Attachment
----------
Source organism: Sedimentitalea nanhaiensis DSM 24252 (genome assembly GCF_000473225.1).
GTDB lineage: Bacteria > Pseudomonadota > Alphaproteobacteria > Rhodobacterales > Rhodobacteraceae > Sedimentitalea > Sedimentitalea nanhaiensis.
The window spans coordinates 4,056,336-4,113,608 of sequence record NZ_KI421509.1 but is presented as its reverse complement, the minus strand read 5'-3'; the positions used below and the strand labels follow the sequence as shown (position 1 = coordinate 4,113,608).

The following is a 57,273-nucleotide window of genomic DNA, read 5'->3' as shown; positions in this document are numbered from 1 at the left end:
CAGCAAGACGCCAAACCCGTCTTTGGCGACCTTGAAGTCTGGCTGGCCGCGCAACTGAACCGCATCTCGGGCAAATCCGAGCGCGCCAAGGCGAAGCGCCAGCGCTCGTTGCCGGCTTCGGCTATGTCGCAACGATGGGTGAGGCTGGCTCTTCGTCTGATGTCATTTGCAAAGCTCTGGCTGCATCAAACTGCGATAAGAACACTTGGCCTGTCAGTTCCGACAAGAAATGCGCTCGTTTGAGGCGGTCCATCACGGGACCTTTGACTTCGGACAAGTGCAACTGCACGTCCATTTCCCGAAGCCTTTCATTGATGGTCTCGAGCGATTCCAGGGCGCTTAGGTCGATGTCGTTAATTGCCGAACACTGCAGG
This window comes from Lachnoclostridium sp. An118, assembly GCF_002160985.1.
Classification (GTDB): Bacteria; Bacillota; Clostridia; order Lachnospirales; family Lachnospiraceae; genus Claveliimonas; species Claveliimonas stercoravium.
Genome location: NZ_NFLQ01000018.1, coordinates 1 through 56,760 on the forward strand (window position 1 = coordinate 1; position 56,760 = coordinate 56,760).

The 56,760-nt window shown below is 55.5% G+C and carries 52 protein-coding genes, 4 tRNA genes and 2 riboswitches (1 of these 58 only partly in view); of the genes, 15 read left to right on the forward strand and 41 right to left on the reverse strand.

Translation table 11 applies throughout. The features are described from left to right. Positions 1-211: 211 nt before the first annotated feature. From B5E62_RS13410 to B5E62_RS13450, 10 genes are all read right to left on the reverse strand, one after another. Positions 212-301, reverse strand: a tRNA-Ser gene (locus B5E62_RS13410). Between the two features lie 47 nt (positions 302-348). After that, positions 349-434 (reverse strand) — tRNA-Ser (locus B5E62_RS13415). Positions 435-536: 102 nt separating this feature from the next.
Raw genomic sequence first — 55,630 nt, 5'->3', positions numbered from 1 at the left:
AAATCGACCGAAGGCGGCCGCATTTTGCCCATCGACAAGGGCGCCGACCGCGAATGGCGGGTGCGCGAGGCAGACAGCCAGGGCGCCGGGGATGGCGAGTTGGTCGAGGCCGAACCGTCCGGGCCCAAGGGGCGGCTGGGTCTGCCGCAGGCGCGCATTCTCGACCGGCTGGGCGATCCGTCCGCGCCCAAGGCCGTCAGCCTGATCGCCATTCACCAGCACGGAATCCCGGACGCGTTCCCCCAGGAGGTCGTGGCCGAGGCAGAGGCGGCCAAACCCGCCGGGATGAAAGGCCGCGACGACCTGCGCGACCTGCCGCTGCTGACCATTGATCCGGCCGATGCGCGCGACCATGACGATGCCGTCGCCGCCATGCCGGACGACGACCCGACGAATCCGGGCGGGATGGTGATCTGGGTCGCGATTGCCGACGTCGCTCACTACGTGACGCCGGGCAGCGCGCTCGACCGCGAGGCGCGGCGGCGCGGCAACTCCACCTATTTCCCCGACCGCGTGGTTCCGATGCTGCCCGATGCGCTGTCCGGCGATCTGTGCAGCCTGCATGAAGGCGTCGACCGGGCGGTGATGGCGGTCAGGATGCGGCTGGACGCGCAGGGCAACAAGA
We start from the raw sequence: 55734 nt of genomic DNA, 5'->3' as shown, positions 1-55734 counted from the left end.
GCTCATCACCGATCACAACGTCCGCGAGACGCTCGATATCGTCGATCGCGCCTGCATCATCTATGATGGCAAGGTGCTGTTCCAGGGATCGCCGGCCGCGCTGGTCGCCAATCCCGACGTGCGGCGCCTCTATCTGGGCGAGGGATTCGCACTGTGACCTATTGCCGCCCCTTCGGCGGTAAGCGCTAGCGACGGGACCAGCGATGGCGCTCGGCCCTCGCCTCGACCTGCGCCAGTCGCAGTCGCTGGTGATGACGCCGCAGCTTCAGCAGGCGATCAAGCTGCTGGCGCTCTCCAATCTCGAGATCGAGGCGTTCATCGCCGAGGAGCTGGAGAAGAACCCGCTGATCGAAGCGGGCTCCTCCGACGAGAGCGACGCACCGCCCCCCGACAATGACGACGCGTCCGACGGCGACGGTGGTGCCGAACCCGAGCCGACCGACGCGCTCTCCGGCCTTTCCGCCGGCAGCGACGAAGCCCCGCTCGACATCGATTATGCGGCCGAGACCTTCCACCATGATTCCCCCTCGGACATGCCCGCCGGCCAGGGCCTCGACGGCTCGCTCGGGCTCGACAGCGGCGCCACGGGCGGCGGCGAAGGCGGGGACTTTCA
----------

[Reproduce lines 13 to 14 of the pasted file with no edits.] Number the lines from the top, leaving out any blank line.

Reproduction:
We start from the raw sequence: 55734 nt of genomic DNA, 5'->3' as shown, positions 1-55734 counted from the left end.
GCTCATCACCGATCACAACGTCCGCGAGACGCTCGATATCGTCGATCGCGCCTGCATCATCTATGATGGCAAGGTGCTGTTCCAGGGATCGCCGGCCGCGCTGGTCGCCAATCCCGACGTGCGGCGCCTCTATCTGGGCGAGGGATTCGCACTGTGACCTATTGCCGCCCCTTCGGCGGTAAGCGCTAGCGACGGGACCAGCGATGGCGCTCGGCCCTCGCCTCGACCTGCGCCAGTCGCAGTCGCTGGTGATGACGCCGCAGCTTCAGCAGGCGATCAAGCTGCTGGCGCTCTCCAATCTCGAGATCGAGGCGTTCATCGCCGAGGAGCTGGAGAAGAACCCGCTGATCGAAGCGGGCTCCTCCGACGAGAGCGACGCACCGCCCCCCGACAATGACGACGCGTCCGACGGCGACGGTGGTGCCGAACCCGAGCCGACCGACGCGCTCTCCGGCCTTTCCGCCGGCAGCGACGAAGCCCCGCTCGACATCGATTATGCGGCCGAGACCTTCCACCATGATTCCCCCTCGGACATGCCCGCCGGCCAGGGCCTCGACGGCTCGCTCGGGCTCGACAGCGGCGCCACGGGCGGCGGCGAAGGCGGGGACTTTCA